So one more time, because I now pity you, here is the difference; this is the most simple way I can find to explain it. Hopefully even you will be able to understand this time.

            Exercise helps to increase the levels of serotonin and dopamine in the brain, or so it is believed, during exercise. That increase is temporary; levels drop back down soon after the exercise has ended. Plus, there is a limited amount of increase in neurotransmitters. It's not nearly enough to lift a person out of depression nor is it nearly the level found in medication.

            Think of exercise as a temporary patch to lessen some of the symptoms of depression. When combined with medication, cognitive therapy, etc, exercise may help relieve some symptoms of clinical depression better. But again, its effects are temporary and limited in strength.

            On the other hand medication (SSRIs and SNRIs) increase the level of serotonin in the brain 24 hours a day; it is constant, not temporary. The level can be increased by raising the dosage or changing to a more powerful serotonin re-uptake inhibitor.

            Medication increases the amount of serotonin by delaying its re-absorption into the body; it keeps serotonin in the brain longer than it normally would stay and that steady increase helps to relieve depression.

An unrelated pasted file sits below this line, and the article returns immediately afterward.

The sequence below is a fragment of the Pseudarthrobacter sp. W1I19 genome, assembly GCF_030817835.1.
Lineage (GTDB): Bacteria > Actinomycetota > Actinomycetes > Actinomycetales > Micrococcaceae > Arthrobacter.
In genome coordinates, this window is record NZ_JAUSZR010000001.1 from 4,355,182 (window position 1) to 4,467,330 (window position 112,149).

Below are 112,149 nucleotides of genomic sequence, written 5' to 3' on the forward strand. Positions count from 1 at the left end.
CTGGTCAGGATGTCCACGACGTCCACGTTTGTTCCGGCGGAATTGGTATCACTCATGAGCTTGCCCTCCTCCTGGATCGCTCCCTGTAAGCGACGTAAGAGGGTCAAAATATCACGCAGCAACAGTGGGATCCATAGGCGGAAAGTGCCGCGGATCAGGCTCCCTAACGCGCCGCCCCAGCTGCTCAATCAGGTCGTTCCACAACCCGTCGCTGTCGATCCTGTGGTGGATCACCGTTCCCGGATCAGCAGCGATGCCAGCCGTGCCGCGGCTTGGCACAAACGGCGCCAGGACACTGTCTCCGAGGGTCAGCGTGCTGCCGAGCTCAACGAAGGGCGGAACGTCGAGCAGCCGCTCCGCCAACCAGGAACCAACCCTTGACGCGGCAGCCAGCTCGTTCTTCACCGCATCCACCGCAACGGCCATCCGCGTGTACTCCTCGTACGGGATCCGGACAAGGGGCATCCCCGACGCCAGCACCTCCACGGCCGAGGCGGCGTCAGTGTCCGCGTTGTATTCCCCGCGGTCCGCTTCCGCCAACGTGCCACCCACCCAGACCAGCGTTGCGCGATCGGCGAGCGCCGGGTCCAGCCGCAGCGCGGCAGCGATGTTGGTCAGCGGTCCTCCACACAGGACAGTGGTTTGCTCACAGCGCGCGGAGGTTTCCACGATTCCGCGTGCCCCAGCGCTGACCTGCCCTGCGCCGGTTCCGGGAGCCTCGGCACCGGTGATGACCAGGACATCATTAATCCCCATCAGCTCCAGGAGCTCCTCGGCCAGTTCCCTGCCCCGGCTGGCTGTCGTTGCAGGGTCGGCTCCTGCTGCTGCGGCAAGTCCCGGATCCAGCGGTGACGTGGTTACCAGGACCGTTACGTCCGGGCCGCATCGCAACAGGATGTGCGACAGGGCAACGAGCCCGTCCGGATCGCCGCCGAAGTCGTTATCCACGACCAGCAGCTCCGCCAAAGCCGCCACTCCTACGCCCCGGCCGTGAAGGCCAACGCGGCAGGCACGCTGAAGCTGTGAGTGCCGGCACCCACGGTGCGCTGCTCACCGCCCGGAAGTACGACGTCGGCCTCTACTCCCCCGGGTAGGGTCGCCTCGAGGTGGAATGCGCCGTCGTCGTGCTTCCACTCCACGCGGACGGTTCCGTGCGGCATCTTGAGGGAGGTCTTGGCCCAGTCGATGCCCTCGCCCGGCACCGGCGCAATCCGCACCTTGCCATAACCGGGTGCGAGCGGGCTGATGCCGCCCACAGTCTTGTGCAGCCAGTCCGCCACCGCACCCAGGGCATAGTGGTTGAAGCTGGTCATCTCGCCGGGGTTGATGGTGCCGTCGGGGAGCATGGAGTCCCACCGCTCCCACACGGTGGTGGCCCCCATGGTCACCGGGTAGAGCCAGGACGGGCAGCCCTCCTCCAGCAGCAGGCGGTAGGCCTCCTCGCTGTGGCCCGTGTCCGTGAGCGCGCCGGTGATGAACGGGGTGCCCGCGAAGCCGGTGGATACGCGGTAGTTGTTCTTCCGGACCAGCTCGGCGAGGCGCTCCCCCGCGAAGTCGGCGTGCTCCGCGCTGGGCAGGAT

Note: Medication does not help produce serotonin, it helps build up the level by inhibiting its re-uptake 24 hours per day.

            Exercise helps increase the production of serotonin, but the increase isn't a large and only lasts while the exercise is going on; it continues for a short time afterwards as the serotonin level drops back down to pre-exercise level again.

            Now I'm asking you once more to please end this discussion of clinical depression as you are doing harm, not good. Thank you.

            1. marinealways24 profile image61
              marinealways24posted 7 years agoin reply to this

              lol What are you talking about. You just admitted that exercise and meds do the same thing, just that meds are stronger and constant while exercise is not. Where am I being corrected all of these times?


              Answer this since you know everything. Do thoughts produce chemicals in the brain such as serotonin?

              1. Sara Tonyn profile image59
                Sara Tonynposted 7 years agoin reply to this

                OMG, you still don't understand the difference? Seriously?

                I'm sorry, but you are beyond hope.

                And the answer to your thoughts/chemicals question is no.

                I truly pity you. You really need help -- with your ego.

                1. marinealways24 profile image61
                  marinealways24posted 7 years agoin reply to this

                  lol Now you are answering things you don't know. More assumptions from you. I think you need to do more research to learn that thoughts release chemicals.